True but if you don’t take a look at your setup and adjust the belt tension, because stress and vibration are loosen up screw on you motor mount, on a daily or weekly basis you take the risk to get a broken belt. ( here is some example. )… It a process you learn from experience… but the market isn’t people with experience, and they most likely get tired of it…
Ride quality is more important to me. There are a couple of different subsets here it’s true. People are mostly concerned with looks and that pays the bills, but c’mon! There’s no comparison when it comes to the feel of quality longboard components. You can have belted systems without compromising the ride.
The only exception with what I’m saying is Carvon’s V3 direct drive.
A post was split to a new topic: Hub Motor & Urethane Riding Qualities
This forumla might be true for the electrical theroy alone.
But we are talking about magnetic electric machines.
The permanent magnet strength, specifically the magnetic flux field strength, is a torque multiplier. Increasing Current is not the only way to increase torque output from the machine.
It seems the Vedder formula assumes all motors generate the same torque per amp.
So is It is possible to overcome/reduce the low rpm copper losses with improvements in the motor design alone? I think it’s possible and I’d be happy to be proven wrong.
For better motors esk8 designers need to start thinking about electro-mechanical engineering, not just Electric theroy.
This is why Raptor 2 can outperform belt drive systems. This is why we offer 110% performance guarantee.
Everyone said hub motors were shit, even I said that… The problem was people didn’t look outside the box…
Vedder is a smart guy but his formulas shouldn’t dictate what engineers should and shouldn’t try to achieve. It’s time people open their minds and continue to push hard to innovate. We should be trying to prove Vedder wrong, not simply sit back & quote his comments and bury our heads in the sand.
Trial and error is a powerful formula.
Just what EXACTLY do you mean by “outperform”?
I watch these Telsa’s tear some other cars a new one off the line but then the other car blows by after a 1/4 mile or so. Which one performed better? If a board is really good for the first 1/4 mile up a hill before requiring the rider to carry it, is that okay? If a board is fast as all hell but unsafe at high speed, how do we measure its “performance”. Do we care about the rider experience, such a comfort, fatigue, security, and fun, or do we just quote telemetry readings and specs off the BLDC tool? Is range the key issue? Speed? Is carving, turning, drifting, stability, and control the bigger issue? How about being fast off the line?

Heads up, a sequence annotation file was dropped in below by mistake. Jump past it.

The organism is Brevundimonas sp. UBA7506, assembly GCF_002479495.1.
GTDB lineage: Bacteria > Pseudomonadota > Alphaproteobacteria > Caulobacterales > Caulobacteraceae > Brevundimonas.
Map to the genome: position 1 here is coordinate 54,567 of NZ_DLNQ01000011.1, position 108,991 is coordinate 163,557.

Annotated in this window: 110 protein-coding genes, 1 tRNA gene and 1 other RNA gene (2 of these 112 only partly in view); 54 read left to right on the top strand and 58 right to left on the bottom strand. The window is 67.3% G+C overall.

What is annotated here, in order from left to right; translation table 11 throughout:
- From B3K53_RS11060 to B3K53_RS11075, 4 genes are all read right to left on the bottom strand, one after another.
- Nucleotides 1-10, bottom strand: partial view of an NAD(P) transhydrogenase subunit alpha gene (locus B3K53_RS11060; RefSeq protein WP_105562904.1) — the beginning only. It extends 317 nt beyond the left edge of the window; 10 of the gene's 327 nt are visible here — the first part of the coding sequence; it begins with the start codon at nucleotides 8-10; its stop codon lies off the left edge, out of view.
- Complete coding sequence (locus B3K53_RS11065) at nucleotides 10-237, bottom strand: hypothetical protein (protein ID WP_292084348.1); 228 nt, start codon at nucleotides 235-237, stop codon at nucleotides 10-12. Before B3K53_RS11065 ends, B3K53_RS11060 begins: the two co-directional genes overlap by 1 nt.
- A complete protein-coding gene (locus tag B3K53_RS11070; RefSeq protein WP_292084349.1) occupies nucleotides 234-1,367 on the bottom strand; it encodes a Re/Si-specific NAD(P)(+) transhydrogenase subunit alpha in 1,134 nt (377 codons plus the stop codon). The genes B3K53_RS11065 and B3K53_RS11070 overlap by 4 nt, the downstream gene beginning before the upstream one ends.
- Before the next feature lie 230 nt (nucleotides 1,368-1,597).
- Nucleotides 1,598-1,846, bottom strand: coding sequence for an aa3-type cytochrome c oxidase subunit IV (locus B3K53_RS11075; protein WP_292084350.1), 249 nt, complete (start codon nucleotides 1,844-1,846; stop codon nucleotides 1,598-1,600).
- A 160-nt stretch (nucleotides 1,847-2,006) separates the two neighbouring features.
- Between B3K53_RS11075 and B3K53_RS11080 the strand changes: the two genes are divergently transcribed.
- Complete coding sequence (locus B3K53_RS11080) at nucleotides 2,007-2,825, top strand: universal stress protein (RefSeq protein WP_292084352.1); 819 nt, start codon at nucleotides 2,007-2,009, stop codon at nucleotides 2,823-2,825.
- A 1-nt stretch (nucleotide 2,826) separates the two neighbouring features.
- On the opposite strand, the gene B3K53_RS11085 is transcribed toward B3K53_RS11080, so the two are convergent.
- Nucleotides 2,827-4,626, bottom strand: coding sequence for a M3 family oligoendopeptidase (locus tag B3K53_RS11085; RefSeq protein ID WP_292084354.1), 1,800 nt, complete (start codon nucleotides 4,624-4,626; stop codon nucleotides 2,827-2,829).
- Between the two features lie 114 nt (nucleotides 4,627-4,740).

What about a rider being able to configure his board to perform the way the HE defines performance? Can you get a different split in truck geometry front and back? Can you switch to bigger/smaller/harder/softer wheels in a jiffy? What about cutaway deck shapes that allow for off-road wheels. Is that same motor good for EVERY wheel size, or just the one that comes with the complete?
I know that I’m different than a lot people, in that I demand a lot of options and configurations. But there are so many great ways to skate, I can’t imagine that everyone would be happy with a “one size fits all” approach.
I believe that performance, like beauty, is in the eyes of the beholder …
Yes, all the yes.
@onloop how about we keep things apples-to-apples:
Take the Raptor 2 motors out of the hubs. Rewind them to 3 times the KV they currently are. Put them in satellite with a 3:1 reduction.
Hubs are better? Seriously???
Torque would be better in satellite, and top speed efficiency might be better in a hub configuration.
Who wants what?
Different strokes for different folks…
torque at the wheels, acceleration, top speed, range, watts & surprisingly efficiency - this stuff can be measured.
Yes, its possible and will be available soon.
YES, can change urethane easily. We will be selling these in about 2 months.
YES, our modular electronics can be swapped to any deck! In fact, our electronics can power any motor you choose, even Carvon V3 (FOCBOX bulk pricing available)
ALSO, we have some new decks designs coming soon.
No, to maximize performance the motor must be custom designed for the specific application, retro-fitting & adapting motors with belts (evolve) is never going to give the best performance.
I mostly disagree with that,
I suppose it needs to be defined, Objective performance VS Subjective Performance criteria.
Objective performance needs to be measurable & comparable against other objective evidence.
If you make a claim about performance, i think it is important that you can measure it. If you cannot measure it then it is not really “true” performance, it a subjective / opinion based view of performance characteristics.
EXAMPLE: a pro-Skater in the SLS league will say ABEC11 wheels are too big, heavy, soft & perform horribly for skating the streets & doing tricks. This is subjective.
However, you could measure rolling resistance, durability/life span, top speed… That is Objective Performance Evidence and hard to argue against.